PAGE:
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Janie Cheaney: The end of the history major


WORLD Radio - Janie Cheaney: The end of the history major

MARY REICHARD, HOST: Today is Wednesday, April 17th. Good morning! This is The World and Everything in It from listener-supported WORLD Radio. I’m Mary Reichard.

NICK EICHER, HOST: And I’m Nick Eicher. Janie B. Cheaney now on how history is no longer the academic discipline it once was.

JANIE B. CHEANEY, COMMENTATOR: I’ve discovered that if you live long enough, “history” is something you actually remember. When I entered high school, Churchill and Eisenhower were history, while JFK’s assassination still seemed current. In my 40s, I was shocked to realize that the Vietnam War had become history. Wait a minute—I lived through that!

Today’s young people may be missing a sense of history altogether. The number of university history majors has dropped 30 percent. This could be because the trend is overwhelmingly in favor of STEM courses and social sciences, while history seems irrelevant.

But critics say the profession has made itself irrelevant. Like philosophy, literature, and the arts, history was once about the big picture: trends, revolutions, restorations and innovations. It was about human personality and how certain causes bring about predictable effects.

In the publishing world history is still big-picture—and big time. David McCullough and Brian Kilmeade, to name just two, hit the best-seller lists with every new title. Some authors may be more “popular” than others, but they work from a storytelling blueprint: central theme, fascinating personalities, consequential events.

Meanwhile, academic history stuffs itself with unread doctrinal dissertations. It focuses on minutia and unclaimed niches. The drama of social change and war is out of fashion. Instead of cause and effect, it’s consumed with power and privilege: who has it, how to get it.

Last year the University of Wisconsin at Stevens Point announced it was scrapping six liberal-arts majors, including history. Outraged professors blamed the Republican-controlled legislature for budget cuts. But the school provost explained that students just don’t seem to consider humanities majors to be worthwhile. “They’re far more cost-conscious than they used to be,” he said.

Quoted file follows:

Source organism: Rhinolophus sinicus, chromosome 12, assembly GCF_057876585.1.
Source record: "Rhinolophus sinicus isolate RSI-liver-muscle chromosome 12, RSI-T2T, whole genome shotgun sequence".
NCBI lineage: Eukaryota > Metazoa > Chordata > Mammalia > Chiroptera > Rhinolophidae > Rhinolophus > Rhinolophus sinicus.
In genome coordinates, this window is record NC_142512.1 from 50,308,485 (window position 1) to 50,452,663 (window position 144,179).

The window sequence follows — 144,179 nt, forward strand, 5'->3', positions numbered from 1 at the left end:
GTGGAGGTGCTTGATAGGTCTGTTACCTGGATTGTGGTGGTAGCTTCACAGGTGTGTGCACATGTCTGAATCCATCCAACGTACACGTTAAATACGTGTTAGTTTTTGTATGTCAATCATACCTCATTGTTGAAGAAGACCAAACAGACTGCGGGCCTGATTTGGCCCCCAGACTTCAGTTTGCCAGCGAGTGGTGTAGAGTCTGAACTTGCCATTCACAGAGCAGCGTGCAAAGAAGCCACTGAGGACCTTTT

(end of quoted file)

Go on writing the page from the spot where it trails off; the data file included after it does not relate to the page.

No wonder: with a price tag above $8,000 per semester for tuition and housing, young people have to become cost-benefit experts. History and the humanities may have priced themselves out of the market. And at least some professors have painted themselves into a corner of irrelevance.

For example, the chairman of the history department at Stevens Point fears a seminar on the Holocaust will be on the chopping block. The Holocaust should be studied, but this particular seminar is part of a major in “Race and Ethnicity,” not general history. The school doesn’t even offer a course on World War II. The threatened seminar, by the sound of it, focuses on an issue to which university students and professors may already feel themselves immune.

“Race and ethnicity” never existed in a vacuum. They fit into of the mosaic of human evil. Boiling the horror of the Holocaust down to Exhibit A of racism inoculates students from its other lessons, such as the dangers of godlessness and pride. Flattening history into one perspective does something even worse to students: it bores them.

History lives when we see the faults, and the virtues, of our fathers reflected in ourselves. When it becomes prim and judgmental, it dies.  

For WORLD Radio, I’m Janie B. Cheaney.

(Photo/Creative Commons)

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